Maybe all that fretting paid off because Voxtrot's self-titled debut album is marvelous: a collection of 11 tightly coiled songs, loud and fast and sweet. Srivastava is an unapologetic overwriter, cramming stanzas full of details and songs full of stanzas. In Ghost, he dashes through 12 quatrains, ricocheting from a plainspoken confession ("I don't ever want to be alone like this") to a cryptic vow ("I have no choice but to be vicious on my feet/I never sleep, I never eat").
The band sounds pretty vicious, too, in a wimpy sort of way. It's bigger and louder than before; agitated strumming still pushes the songs forward, but now strings and horns add bursts of harmony and noise. And Srivastava never stops wriggling, as if that were the only way to keep pressure and expectation at bay. In Firecracker, even the catchy chorus becomes a contortion: "Oh, did you turn your back on me?/Or did. I. Turn. My. Self./Oh, against myself, oh?" One fears — well, hopes — that Srivastava is already tying himself in knots, trying to figure out how on earth his band will top this.— ny times news service
Chen Wang-shi (陳罔市) doesn’t know where to go if she is forced to move. The 78-year-old Chen is an active “sea woman” (海女) in Taiwan’s easternmost fishing village of Makang (馬崗) in New Taipei City’s Gongliao District (貢寮). When the waves are calm, she ventures out to forage for algae, oysters and other edible marine morsels. She lives alone in the village, as her children have moved to the cities for work, returning for weekends and festivals. “I cannot get used to living in Taipei, and I feel very uncomfortable if I don’t go out to the ocean to forage. I
Your body is floating in a warm, blue bath, neither sinking nor rising. Sunlight shimmers on the white sand below as a sea turtle drifts by. You feel your heart beating slowly and a profound sense of calm floods your mind. The figures floating at the surface seem distant, as if from a different world. Down here, there is just you, your mind, your body, and the water. In this calm, timeless moment, you have glimpsed infinity... you are freediving. The next time you find yourself on Siaoliouciou (小琉球), or on Green Island (綠島), or at any number of popular snorkeling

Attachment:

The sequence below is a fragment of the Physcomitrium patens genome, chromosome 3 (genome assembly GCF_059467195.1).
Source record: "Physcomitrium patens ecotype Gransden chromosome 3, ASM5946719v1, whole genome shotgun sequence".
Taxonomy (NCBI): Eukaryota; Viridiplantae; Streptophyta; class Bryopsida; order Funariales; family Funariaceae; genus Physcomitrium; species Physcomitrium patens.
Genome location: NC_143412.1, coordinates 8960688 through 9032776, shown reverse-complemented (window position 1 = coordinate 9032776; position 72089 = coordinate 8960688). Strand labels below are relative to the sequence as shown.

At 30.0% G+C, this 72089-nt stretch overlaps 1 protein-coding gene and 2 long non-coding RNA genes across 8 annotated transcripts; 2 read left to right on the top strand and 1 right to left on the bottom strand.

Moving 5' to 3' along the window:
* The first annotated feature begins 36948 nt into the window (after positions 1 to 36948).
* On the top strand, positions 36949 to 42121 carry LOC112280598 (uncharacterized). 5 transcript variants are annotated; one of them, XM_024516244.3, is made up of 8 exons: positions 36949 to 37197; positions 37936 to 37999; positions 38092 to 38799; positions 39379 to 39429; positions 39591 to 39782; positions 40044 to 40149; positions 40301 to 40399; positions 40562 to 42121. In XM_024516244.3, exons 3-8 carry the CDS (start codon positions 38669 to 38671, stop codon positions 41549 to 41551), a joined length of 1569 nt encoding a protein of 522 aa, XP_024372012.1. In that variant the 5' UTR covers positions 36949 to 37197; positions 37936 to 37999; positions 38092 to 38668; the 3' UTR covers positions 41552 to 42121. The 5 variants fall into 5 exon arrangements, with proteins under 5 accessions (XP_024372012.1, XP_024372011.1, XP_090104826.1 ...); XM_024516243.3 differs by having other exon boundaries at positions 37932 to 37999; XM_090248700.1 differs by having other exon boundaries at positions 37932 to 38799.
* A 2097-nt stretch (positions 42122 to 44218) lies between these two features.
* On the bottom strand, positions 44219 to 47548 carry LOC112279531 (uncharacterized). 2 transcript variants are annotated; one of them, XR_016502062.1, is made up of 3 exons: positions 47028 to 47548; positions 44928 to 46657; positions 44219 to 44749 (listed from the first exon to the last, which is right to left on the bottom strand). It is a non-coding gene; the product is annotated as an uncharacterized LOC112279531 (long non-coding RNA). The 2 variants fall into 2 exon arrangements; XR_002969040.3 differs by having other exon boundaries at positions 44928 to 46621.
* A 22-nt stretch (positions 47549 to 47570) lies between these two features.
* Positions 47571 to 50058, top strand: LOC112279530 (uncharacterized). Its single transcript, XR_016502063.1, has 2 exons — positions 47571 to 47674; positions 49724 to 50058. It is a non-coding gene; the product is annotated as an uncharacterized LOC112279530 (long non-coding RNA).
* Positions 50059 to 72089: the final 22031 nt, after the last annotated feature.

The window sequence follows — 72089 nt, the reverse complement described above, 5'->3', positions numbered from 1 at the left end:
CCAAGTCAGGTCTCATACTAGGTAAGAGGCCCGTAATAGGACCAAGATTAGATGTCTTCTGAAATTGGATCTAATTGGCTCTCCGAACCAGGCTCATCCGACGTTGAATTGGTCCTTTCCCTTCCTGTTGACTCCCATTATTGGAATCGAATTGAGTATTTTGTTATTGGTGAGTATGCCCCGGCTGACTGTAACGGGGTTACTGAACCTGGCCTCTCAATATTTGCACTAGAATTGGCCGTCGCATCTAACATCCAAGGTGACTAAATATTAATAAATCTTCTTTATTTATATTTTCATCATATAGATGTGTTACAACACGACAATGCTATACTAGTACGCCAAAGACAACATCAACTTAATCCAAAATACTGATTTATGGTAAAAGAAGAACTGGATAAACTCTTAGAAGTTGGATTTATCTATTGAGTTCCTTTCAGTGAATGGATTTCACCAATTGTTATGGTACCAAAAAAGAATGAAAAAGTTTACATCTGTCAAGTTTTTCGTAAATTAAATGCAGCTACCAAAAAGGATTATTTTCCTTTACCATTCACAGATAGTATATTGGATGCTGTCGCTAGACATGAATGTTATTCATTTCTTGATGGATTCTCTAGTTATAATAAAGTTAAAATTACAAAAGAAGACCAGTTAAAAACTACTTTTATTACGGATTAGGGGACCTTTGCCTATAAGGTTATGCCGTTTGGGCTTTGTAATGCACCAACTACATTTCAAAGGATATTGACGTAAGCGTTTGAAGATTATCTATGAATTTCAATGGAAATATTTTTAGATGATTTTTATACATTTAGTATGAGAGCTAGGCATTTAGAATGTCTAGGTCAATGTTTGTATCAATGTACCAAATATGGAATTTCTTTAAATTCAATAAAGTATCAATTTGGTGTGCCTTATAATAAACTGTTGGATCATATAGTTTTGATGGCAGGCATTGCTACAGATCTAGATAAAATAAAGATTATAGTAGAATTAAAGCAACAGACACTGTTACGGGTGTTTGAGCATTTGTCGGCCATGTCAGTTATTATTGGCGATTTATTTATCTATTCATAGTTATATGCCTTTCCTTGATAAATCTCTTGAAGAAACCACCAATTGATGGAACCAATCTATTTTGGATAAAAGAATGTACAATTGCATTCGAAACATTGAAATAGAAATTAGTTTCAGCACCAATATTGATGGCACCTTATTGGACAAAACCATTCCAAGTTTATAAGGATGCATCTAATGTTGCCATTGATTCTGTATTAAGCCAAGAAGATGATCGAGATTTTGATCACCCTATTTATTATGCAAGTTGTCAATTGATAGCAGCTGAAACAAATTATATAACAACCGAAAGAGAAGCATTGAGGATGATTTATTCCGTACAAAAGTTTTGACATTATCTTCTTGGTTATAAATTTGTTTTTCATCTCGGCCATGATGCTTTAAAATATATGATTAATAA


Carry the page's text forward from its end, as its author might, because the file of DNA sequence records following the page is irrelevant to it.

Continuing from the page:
A widely criticized peer-reviewed study that measured the attractiveness of women with endometriosis has been retracted from the medical journal Fertility and Sterility. The study, “Attractiveness of women with rectovaginal endometriosis: a case-control study,” was first published in 2013 and has been defended by the authors and the journal in the intervening years despite heavy criticism from doctors, other researchers and people with endometriosis for its ethical concerns and dubious justifications, with one advocate calling the study “heartbreaking” and “disgusting.” The study’s conclusion was: “Women with rectovaginal endometriosis were judged to be more attractive than those in the two control groups.
Back in the 1950s, the lifeguards of Bondi Beach, Sydney, were not only charged with rescuing surfers and scanning for sharks. In their role as “beach inspectors” they were also responsible for ensuring that swimsuits conformed to New South Wales state regulations. At least 7.6cm of fabric was required over the thigh, no navels were to be exposed and shoulder straps had to be “sturdy.” One of the best-known beach inspectors was Aubrey Laidlaw, who had already laid down the law when the first bikini debuted on the beach in 1946. By the turn of the 1960s, the “Bikini Wars” were